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Pennsylvania Workers’ Compensation Lawyers

Work Injury Attorneys Serving Carlisle, Hanover, Harrisburg, Lancaster, Schuylkill County & York

If you were hurt at work and if your employer is blaming you for the injury, you need the help of a Pennsylvania workers' compensation attorney. All too often, you have doctor bills piling up for treatment of the injury, only making matters worse. The last thing you need to worry about after a work injury is distractions because of a denied or reduced claim. You need to worry about you, about healing up and getting back to making a living. Let a lawyer worry about the rest.

At our firm, our legal team includes Attorney J. Jeffrey Watson, who is certified as a specialist in the practice of workers' comp law by the Pennsylvania Bar Association's Workers' Compensation Law Section as authorized by the Pennsylvania Supreme Court. Handler, Henning & Rosenberg has been open since 1922, and we are continually evolving with the needs of our clients.

Have You Been Injured on the Job? One Call...Does It All®!

Workers’ compensation law can be complex; however, our experienced Pennsylvania workers’ compensation attorneys will help you navigate this difficult process and ensure that your legal rights are protected throughout each step of case proceedings. Our Pennsylvania workers’ compensation lawyers are committed to helping employees who have suffered work-related injuries and medical conditions. Our law firm has offices located in Carlisle, Hanover, Harrisburg, Lancaster, Schuylkill County, and York areas to help serve the needs of our clients throughout Pennsylvania. Since 1922, we’ve established ourselves as one of the largest firms in the area.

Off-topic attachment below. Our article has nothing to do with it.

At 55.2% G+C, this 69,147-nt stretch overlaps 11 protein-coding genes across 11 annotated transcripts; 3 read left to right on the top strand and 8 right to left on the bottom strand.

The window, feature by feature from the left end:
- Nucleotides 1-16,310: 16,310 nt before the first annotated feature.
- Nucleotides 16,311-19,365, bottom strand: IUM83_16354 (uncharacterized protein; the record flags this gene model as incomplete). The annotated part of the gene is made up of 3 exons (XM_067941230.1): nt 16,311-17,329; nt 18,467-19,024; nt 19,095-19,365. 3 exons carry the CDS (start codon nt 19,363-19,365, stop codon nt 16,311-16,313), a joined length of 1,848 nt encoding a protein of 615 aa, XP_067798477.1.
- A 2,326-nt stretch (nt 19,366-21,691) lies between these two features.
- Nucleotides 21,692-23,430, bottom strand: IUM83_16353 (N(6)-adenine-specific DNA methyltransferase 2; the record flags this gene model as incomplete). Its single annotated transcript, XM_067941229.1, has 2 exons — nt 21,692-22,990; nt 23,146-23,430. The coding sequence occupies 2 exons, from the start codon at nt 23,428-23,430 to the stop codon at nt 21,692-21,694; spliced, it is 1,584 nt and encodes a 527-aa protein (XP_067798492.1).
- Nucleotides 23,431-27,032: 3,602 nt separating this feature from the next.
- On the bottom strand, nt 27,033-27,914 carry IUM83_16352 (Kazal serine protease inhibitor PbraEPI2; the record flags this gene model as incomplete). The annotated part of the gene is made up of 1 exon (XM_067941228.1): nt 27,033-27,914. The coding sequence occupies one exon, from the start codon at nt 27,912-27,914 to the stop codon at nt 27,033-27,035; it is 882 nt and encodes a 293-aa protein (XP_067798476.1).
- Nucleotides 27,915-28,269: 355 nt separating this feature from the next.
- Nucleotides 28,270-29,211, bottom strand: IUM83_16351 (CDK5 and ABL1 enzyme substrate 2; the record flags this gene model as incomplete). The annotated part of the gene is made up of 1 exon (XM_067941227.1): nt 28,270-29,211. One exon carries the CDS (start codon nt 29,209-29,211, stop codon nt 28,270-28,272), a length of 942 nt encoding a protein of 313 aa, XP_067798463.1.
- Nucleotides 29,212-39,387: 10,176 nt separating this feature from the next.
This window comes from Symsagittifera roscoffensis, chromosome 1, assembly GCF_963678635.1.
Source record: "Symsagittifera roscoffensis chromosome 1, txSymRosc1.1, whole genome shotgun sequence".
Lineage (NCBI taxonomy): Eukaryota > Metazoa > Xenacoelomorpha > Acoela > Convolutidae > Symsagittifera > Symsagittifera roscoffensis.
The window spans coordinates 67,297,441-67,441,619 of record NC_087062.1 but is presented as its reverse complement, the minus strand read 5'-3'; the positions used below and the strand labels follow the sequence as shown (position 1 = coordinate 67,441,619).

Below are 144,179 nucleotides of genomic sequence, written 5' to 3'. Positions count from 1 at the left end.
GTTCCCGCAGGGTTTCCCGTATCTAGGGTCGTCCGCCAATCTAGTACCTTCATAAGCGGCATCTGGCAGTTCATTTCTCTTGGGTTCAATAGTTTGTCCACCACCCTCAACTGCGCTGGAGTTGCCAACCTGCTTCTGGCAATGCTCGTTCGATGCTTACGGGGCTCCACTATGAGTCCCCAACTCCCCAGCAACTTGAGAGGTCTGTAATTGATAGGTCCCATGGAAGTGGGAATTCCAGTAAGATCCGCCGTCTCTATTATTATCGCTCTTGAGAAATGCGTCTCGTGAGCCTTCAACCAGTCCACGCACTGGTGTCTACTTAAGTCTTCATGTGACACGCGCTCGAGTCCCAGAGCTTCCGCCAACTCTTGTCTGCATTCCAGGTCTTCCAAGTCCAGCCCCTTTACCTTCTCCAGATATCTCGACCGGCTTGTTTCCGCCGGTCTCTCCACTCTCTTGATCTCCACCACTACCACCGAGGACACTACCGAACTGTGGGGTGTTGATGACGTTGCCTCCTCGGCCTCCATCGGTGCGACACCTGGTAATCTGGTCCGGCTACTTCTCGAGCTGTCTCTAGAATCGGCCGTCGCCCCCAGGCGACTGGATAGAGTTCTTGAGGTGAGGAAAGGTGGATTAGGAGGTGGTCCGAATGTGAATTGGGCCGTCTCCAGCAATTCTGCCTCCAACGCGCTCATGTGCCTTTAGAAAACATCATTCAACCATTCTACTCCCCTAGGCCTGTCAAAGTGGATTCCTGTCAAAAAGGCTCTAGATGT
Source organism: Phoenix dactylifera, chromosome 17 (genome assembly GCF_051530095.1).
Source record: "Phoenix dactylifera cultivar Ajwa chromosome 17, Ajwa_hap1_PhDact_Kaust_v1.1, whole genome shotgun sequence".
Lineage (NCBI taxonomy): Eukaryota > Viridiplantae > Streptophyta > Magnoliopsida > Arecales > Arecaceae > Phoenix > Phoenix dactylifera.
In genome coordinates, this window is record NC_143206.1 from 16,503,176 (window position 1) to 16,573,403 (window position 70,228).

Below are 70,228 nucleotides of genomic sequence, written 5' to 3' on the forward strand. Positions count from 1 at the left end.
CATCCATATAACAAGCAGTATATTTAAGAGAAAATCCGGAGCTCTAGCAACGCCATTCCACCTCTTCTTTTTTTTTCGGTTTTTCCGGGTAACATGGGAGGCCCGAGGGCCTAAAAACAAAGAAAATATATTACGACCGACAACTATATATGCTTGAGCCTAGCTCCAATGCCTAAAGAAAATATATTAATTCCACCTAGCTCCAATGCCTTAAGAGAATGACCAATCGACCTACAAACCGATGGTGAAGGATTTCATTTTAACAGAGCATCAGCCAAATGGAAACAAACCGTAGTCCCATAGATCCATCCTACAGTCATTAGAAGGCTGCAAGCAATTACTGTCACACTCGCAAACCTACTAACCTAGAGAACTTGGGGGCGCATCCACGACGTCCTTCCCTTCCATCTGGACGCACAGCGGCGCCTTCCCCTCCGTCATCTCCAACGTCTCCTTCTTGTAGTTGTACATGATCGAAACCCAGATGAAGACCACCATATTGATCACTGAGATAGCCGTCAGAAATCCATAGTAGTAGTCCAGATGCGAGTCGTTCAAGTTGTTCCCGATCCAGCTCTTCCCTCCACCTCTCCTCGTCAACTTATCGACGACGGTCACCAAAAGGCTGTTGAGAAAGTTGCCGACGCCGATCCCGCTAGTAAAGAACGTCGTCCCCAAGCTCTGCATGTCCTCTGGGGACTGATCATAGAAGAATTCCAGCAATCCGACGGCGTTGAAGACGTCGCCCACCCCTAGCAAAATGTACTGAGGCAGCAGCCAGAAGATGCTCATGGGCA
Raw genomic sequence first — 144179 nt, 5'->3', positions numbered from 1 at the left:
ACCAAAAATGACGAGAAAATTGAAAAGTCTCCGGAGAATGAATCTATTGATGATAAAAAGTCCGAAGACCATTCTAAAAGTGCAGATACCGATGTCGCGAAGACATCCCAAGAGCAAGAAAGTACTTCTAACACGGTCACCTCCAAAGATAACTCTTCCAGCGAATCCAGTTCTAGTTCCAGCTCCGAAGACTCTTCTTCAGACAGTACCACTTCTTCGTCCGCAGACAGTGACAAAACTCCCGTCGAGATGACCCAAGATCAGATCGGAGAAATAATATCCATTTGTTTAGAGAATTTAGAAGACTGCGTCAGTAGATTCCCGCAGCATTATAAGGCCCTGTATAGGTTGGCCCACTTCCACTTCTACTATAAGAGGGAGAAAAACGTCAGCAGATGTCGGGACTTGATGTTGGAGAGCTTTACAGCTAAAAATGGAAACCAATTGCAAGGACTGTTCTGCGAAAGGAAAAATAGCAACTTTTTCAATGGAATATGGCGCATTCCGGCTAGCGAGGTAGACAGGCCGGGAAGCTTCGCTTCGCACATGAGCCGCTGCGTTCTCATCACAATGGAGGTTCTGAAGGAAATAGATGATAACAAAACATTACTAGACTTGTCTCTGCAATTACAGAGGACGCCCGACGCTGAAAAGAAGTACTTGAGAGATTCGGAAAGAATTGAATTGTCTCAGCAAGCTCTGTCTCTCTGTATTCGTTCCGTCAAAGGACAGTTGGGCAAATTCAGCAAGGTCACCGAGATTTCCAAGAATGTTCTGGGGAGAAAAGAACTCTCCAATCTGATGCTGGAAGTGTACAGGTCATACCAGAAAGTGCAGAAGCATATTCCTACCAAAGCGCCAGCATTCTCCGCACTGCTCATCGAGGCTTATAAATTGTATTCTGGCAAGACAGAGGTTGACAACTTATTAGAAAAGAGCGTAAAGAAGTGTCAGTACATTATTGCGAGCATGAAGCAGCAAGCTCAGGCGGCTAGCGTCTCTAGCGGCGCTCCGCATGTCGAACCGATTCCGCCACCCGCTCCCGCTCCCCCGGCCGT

Are You Eligible for Workers' Compensation?

All Pennsylvania based employees qualify for some form of workers' compensation. Workers' compensation comes into effect when an employee is injured on the job and is entitled to medical and wage loss benefits.

Among the employees that DO NOT qualify for workers' compensation are:

  • Federal workers
  • Longshoremen
  • Railroad workers
  • Sole proprietors
  • Domestic-based workers
  • Volunteers
  • Agriculture laborers
  • Casual laborers

If you do fall into one of these categories, there is a chance you may be covered under the Federal Employee Compensation Act. If you are a domestic worker, you also have the option to purchase a private form of workers' compensation at your own expense. Importantly, the state places limits on how much a person can receive from workers' comp benefits. To find out more about these limits, visit our blog about PA workers' compensation maximums.

Click here to learn more about the Pennsylvania Workers' Compensation Act.

Pennsylvania Workers’ Compensation Law

Under workers’ comp law, injured employees have the right to workers’ compensation benefits regardless of how their injuries occurred. An employee must inform their employer immediately of an injury and consult a medical professional to evaluate the extent of their injuries. There are reporting requirements and time limits to receiving your benefits; per the U.S. Department of Labor, an employee has 120 days to report an injury to their employer. As a result, you should not hesitate to contact a lawyer quickly.

Common Workplace Injuries

Unfortunately, work can be a dangerous environment. Employees are injured every day while they perform their job duties. According to the Pennsylvania Department of Labor and Industry, the greatest number of work-related claims involve the lower back and knees being the most common areas for overall injuries. The most common injuries sustained in the workplace being strains and sprains.

Other common injuries include, but are not limited to, the following:

Strains & Sprains Are the Most Common Workers' Comp Injuries

The Pennsylvania Workers Compensation and Workplace Safety Office’s annual report states that there were over 85,000 work injuries and illnesses in Pennsylvania in 2012 and over 100 deaths. Of the work related injuries, strains and sprains accounted for nearly half (43.9%) of the total workers compensation cases reported in 2012.

Most sprains and strains happened in the trunk area, which means a lot of strained backs. In fact, there were more work related strained back injuries than those involving hands and fingers. Now that we know where people are being injured, what are the causes?

The leading cause of injuries reported for PA workers’ comp claims in 2012 was overexertion. The report defines overexertion as lifting, pulling, pushing, etc. There were 25,481 of these workers compensation cases in Pennsylvania in 2012.